Canadian sailor who defused bombs killed by IED blast in Afghanistan

Petty Officer 2nd Class Craig Blake, deployed for the first time to Afghanistan only a couple of weeks ago, died from the blast of a makeshift bomb, the very type of device he was in the country to defuse.

Petty Officer Second Class Craig

Petty Officer Second Class Craig

KANDAHAR, Afghanistan — Petty Officer 2nd Class Craig Blake, deployed for the first time to Afghanistan only a couple of weeks ago, died from the blast of a makeshift bomb, the very type of device he was in the country to defuse.

The 37-year-old was killed Monday by an improvised explosive device while he and his team were walking back to camp after disarming another IED near Pay-e-Moluk, a village in the Panjwaii district about 25 kilometres southwest of Kandahar City.

Blake was known as a compassionate and approachable leader among his military brethren whose pockets he picked at games of chance, the commander of Canadian troops in Afghanistan said.

“Jokingly known as the ’Poker Pirate,’ he enjoyed pillaging his army friends during friendly card games,” Brig.-Gen. Dan Menard said Tuesday.

“He had a great smile and a genuine laugh and his friends considered themselves very lucky to have known him.”

The Simcoe, Ont., native is the first Canadian sailor to die in Afghanistan since the mission began in 2002, according to the Canadian Forces. He was a navy clearance diver based in Halifax but was sent to Afghanistan as an explosive ordnance disposal operator.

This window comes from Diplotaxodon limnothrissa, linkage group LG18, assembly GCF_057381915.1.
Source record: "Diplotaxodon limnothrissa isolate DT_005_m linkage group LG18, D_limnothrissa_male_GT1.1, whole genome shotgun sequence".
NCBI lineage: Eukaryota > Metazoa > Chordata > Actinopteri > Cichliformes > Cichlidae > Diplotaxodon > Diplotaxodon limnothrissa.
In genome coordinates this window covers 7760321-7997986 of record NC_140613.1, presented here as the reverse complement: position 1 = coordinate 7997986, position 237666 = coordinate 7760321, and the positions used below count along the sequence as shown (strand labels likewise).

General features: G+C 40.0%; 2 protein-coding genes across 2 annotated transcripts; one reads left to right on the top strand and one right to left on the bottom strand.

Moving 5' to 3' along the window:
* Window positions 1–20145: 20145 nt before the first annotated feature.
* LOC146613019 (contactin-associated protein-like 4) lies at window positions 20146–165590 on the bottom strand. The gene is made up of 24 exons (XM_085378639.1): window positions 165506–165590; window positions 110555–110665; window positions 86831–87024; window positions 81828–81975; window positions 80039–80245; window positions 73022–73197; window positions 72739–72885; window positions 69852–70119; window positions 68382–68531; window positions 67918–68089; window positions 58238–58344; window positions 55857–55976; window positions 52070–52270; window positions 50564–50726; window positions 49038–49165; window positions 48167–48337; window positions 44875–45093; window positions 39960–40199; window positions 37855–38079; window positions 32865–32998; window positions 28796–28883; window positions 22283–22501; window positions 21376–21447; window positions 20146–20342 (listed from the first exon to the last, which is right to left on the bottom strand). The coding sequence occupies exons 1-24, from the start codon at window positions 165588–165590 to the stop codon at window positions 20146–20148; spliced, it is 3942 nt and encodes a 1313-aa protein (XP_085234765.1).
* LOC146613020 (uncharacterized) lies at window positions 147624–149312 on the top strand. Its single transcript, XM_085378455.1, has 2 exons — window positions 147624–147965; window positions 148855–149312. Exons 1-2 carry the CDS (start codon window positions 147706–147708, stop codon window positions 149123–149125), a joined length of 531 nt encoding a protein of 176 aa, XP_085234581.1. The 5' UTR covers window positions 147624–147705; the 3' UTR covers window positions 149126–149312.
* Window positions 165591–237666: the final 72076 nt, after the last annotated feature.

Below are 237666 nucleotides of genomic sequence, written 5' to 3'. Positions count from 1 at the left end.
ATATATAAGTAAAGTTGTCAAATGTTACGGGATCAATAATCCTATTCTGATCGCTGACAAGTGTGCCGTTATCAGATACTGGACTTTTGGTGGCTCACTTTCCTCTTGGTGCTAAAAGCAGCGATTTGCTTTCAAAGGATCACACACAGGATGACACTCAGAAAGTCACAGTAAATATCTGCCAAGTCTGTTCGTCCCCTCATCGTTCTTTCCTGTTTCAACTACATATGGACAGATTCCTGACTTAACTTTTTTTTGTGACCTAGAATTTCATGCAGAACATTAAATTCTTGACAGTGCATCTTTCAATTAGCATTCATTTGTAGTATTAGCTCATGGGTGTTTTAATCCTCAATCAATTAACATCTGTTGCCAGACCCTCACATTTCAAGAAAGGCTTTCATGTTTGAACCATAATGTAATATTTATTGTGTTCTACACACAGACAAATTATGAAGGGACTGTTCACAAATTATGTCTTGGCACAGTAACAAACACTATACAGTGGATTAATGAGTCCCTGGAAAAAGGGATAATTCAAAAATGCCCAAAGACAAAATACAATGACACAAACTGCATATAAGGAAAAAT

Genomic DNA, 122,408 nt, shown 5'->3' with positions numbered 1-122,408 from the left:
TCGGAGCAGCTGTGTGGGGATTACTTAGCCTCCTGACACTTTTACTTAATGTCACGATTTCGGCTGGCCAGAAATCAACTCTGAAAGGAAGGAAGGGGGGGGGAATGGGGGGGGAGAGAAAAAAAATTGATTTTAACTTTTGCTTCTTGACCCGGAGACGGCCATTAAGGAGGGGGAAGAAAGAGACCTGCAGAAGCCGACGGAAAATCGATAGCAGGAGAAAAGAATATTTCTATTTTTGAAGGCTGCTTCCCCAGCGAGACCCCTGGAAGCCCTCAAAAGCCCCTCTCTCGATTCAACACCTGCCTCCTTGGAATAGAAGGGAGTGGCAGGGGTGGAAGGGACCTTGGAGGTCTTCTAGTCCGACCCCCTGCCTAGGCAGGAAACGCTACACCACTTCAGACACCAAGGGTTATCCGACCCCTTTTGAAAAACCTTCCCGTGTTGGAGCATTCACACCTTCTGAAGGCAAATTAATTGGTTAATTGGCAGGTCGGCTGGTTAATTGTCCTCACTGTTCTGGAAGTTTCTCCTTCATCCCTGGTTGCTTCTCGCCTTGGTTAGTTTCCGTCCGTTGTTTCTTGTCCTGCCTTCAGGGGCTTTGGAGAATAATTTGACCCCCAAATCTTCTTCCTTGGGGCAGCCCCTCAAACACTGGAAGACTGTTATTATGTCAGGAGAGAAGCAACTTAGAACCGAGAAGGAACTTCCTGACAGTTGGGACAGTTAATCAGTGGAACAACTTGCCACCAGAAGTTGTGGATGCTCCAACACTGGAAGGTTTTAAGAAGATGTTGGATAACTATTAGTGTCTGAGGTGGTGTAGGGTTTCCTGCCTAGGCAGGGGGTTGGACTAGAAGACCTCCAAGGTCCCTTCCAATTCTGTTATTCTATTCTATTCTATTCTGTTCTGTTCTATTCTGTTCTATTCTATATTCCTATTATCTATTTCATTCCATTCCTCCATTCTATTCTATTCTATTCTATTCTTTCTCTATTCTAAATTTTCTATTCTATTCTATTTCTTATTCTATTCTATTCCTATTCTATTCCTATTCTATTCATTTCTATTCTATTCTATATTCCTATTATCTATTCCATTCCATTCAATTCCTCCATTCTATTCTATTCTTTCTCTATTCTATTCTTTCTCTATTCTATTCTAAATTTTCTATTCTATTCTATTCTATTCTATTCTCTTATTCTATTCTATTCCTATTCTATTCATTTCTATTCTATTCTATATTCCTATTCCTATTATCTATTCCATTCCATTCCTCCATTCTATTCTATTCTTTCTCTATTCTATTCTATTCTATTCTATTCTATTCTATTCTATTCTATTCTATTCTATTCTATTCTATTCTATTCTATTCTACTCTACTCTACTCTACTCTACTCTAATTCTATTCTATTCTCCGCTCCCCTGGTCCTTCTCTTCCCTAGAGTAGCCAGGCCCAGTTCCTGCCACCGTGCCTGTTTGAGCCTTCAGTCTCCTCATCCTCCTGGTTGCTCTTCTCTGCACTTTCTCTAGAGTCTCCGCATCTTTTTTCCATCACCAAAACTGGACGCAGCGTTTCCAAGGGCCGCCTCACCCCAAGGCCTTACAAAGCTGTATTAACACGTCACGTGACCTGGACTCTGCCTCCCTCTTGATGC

Menard said he adapted to the precarious hardships of land-based operations with ease.

“Incredibly fit with a backbone of steel, Craig put 100 per cent into everything he did.”

A spokesman for the Canadian Forces said the navy has sent sailors to help with the disposal of IEDs in Afghanistan before because of commonalities in training.

Blake, who coached pee-wee hockey and competed in triathlons, leaves behind his wife and two sons.

“Petty Officer Blake was a brave Canadian who made the ultimate sacrifice while proudly serving his country,” Prime Minister Stephen Harper said in a statement.

“This is a loss for Canada and the Canadian Forces, but it was not in vain. With the help of the international community, Afghans are rebuilding their communities and improving their lives.”

Gov.-Gen. Michaelle Jean also offered her condolences.

“(Blake) offered the best of himself and we salute his tremendous courage, his generous spirit and his commitment to excellence in the line of duty,” she said in a statement.

“Our thoughts are with his mourning parents, his fellow sailors and his friends. We can only imagine their great suffering and grief.”

The entire Panjwaii district, the cradle of the Taliban, has been a bloody battleground for Canadian troops since they arrived in the province of Kandahar in strength four years ago. Villages and towns have been repeatedly cleared, only to see the Taliban reassert itself by stealth.

Blake’s death brings to 143 the total number of Canadian Forces personnel who have died as part of the eight-year-old Afghan mission.

Two civilians — diplomat Glyn Berry and journalist Michelle Lang — have also died.

The Canadian military didn’t say whether anyone was injured in the blast as it no longer releases information on those wounded on the battlefield.

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